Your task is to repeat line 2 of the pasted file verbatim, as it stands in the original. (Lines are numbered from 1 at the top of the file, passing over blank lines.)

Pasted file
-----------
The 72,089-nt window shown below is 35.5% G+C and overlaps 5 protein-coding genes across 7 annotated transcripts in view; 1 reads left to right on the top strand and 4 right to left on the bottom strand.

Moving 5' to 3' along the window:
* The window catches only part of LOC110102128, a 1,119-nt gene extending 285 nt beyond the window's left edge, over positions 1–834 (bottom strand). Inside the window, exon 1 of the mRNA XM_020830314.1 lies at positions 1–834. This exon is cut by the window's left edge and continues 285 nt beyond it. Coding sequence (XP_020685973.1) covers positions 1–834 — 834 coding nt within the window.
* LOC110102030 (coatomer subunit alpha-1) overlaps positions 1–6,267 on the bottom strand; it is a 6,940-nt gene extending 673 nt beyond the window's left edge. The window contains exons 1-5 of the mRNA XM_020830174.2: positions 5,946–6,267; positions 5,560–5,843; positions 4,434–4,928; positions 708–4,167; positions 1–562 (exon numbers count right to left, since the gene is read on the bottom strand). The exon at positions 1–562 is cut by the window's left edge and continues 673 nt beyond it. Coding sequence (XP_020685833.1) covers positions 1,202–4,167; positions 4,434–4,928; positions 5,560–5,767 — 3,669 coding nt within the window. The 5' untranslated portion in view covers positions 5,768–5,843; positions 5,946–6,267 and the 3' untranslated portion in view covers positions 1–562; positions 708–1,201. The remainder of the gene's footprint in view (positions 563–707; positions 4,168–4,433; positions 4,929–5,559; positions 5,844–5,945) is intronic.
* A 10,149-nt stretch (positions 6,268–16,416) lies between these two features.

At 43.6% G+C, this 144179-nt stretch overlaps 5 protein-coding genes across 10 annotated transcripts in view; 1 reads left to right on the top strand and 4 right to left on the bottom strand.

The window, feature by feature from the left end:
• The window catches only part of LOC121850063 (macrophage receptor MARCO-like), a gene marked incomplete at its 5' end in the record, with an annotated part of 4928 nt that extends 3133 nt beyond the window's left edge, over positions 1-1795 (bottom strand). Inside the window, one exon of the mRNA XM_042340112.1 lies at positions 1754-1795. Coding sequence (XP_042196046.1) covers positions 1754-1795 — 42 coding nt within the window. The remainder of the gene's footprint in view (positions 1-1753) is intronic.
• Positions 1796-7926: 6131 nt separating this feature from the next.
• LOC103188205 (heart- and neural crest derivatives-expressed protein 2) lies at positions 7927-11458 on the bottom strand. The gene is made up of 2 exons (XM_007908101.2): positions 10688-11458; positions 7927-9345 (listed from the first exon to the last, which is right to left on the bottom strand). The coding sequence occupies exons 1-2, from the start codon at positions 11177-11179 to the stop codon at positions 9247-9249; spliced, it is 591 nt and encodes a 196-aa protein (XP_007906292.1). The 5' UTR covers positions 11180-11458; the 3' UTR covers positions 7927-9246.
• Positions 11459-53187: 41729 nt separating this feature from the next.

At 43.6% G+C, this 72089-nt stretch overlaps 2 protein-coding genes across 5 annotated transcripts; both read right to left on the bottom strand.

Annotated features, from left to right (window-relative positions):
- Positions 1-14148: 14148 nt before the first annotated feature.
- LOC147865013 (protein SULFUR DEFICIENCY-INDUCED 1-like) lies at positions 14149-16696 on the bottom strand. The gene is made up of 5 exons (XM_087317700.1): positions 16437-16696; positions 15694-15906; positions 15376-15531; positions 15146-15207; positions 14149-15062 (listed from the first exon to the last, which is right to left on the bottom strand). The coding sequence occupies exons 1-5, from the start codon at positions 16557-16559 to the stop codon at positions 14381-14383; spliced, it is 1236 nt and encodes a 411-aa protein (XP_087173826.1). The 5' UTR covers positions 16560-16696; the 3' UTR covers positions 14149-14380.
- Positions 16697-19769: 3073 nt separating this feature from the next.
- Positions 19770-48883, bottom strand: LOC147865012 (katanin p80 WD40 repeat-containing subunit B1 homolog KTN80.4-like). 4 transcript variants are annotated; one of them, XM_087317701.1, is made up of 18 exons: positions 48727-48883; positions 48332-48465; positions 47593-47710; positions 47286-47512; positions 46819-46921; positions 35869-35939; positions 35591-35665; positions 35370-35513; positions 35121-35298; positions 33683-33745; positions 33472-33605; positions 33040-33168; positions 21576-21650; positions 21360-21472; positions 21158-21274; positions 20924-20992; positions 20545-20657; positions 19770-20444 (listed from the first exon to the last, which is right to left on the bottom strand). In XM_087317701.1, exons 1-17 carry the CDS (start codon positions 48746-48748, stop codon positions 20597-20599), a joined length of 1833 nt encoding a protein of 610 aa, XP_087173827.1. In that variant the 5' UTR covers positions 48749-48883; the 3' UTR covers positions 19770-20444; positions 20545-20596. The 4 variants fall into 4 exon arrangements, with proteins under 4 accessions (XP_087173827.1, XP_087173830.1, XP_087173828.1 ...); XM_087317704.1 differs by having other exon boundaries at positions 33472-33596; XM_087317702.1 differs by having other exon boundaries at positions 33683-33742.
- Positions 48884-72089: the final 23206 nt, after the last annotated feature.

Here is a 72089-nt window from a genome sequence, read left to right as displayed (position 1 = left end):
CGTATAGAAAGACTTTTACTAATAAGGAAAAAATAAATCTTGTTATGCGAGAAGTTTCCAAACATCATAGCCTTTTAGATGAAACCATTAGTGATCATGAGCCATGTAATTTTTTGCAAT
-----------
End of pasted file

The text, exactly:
Moving 5' to 3' along the window: